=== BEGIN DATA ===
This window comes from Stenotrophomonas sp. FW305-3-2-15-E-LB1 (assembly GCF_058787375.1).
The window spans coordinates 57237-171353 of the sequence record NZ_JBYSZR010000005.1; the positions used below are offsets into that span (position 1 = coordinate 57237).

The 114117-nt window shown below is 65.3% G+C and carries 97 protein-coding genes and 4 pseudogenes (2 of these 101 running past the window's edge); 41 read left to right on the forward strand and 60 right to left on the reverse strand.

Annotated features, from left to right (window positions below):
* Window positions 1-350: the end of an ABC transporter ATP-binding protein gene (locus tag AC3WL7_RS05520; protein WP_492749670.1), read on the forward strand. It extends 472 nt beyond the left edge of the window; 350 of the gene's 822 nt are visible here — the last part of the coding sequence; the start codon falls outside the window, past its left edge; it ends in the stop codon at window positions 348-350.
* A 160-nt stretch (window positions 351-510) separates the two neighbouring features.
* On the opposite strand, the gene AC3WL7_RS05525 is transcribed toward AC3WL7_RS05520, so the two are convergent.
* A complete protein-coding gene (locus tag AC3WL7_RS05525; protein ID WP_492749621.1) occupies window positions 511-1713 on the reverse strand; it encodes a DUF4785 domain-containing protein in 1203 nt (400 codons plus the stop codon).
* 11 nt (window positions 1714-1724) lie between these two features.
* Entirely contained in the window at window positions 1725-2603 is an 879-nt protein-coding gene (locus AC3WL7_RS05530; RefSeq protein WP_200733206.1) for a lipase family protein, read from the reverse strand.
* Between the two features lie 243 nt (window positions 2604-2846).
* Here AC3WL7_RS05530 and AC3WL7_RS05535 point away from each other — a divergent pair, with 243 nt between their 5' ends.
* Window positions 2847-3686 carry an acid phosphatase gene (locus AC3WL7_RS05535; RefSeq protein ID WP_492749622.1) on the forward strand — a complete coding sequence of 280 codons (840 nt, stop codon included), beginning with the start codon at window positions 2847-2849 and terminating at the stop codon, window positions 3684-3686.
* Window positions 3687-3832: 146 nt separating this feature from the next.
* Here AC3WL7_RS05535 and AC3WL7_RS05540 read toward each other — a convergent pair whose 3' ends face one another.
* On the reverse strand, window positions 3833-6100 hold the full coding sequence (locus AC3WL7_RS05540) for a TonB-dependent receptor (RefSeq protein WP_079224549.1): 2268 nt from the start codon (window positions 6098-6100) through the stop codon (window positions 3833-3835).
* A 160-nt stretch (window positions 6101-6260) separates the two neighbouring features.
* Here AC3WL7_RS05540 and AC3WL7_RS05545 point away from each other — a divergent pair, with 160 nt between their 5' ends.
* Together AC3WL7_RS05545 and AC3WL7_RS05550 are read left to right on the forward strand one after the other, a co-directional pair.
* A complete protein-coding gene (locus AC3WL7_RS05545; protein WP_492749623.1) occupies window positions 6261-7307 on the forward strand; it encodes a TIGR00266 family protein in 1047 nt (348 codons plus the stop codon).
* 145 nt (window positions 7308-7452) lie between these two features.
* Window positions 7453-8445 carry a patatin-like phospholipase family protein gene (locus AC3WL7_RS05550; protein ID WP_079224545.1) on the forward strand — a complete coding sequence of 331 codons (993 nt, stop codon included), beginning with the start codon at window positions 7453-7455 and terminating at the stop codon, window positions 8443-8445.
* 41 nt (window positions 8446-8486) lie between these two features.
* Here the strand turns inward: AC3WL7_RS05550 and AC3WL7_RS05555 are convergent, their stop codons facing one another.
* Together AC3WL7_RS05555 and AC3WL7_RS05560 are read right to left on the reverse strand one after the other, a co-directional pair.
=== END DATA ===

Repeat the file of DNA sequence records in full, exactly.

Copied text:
This window comes from Stenotrophomonas sp. FW305-3-2-15-E-LB1 (assembly GCF_058787375.1).
The window spans coordinates 57237-171353 of the sequence record NZ_JBYSZR010000005.1; the positions used below are offsets into that span (position 1 = coordinate 57237).

The 114117-nt window shown below is 65.3% G+C and carries 97 protein-coding genes and 4 pseudogenes (2 of these 101 running past the window's edge); 41 read left to right on the forward strand and 60 right to left on the reverse strand.

Annotated features, from left to right (window positions below):
* Window positions 1-350: the end of an ABC transporter ATP-binding protein gene (locus tag AC3WL7_RS05520; protein WP_492749670.1), read on the forward strand. It extends 472 nt beyond the left edge of the window; 350 of the gene's 822 nt are visible here — the last part of the coding sequence; the start codon falls outside the window, past its left edge; it ends in the stop codon at window positions 348-350.
* A 160-nt stretch (window positions 351-510) separates the two neighbouring features.
* On the opposite strand, the gene AC3WL7_RS05525 is transcribed toward AC3WL7_RS05520, so the two are convergent.
* A complete protein-coding gene (locus tag AC3WL7_RS05525; protein ID WP_492749621.1) occupies window positions 511-1713 on the reverse strand; it encodes a DUF4785 domain-containing protein in 1203 nt (400 codons plus the stop codon).
* 11 nt (window positions 1714-1724) lie between these two features.
* Entirely contained in the window at window positions 1725-2603 is an 879-nt protein-coding gene (locus AC3WL7_RS05530; RefSeq protein WP_200733206.1) for a lipase family protein, read from the reverse strand.
* Between the two features lie 243 nt (window positions 2604-2846).
* Here AC3WL7_RS05530 and AC3WL7_RS05535 point away from each other — a divergent pair, with 243 nt between their 5' ends.
* Window positions 2847-3686 carry an acid phosphatase gene (locus AC3WL7_RS05535; RefSeq protein ID WP_492749622.1) on the forward strand — a complete coding sequence of 280 codons (840 nt, stop codon included), beginning with the start codon at window positions 2847-2849 and terminating at the stop codon, window positions 3684-3686.
* Window positions 3687-3832: 146 nt separating this feature from the next.
* Here AC3WL7_RS05535 and AC3WL7_RS05540 read toward each other — a convergent pair whose 3' ends face one another.
* On the reverse strand, window positions 3833-6100 hold the full coding sequence (locus AC3WL7_RS05540) for a TonB-dependent receptor (RefSeq protein WP_079224549.1): 2268 nt from the start codon (window positions 6098-6100) through the stop codon (window positions 3833-3835).
* A 160-nt stretch (window positions 6101-6260) separates the two neighbouring features.
* Here AC3WL7_RS05540 and AC3WL7_RS05545 point away from each other — a divergent pair, with 160 nt between their 5' ends.
* Together AC3WL7_RS05545 and AC3WL7_RS05550 are read left to right on the forward strand one after the other, a co-directional pair.
* A complete protein-coding gene (locus AC3WL7_RS05545; protein WP_492749623.1) occupies window positions 6261-7307 on the forward strand; it encodes a TIGR00266 family protein in 1047 nt (348 codons plus the stop codon).
* 145 nt (window positions 7308-7452) lie between these two features.
* Window positions 7453-8445 carry a patatin-like phospholipase family protein gene (locus AC3WL7_RS05550; protein ID WP_079224545.1) on the forward strand — a complete coding sequence of 331 codons (993 nt, stop codon included), beginning with the start codon at window positions 7453-7455 and terminating at the stop codon, window positions 8443-8445.
* 41 nt (window positions 8446-8486) lie between these two features.
* Here the strand turns inward: AC3WL7_RS05550 and AC3WL7_RS05555 are convergent, their stop codons facing one another.
* Together AC3WL7_RS05555 and AC3WL7_RS05560 are read right to left on the reverse strand one after the other, a co-directional pair.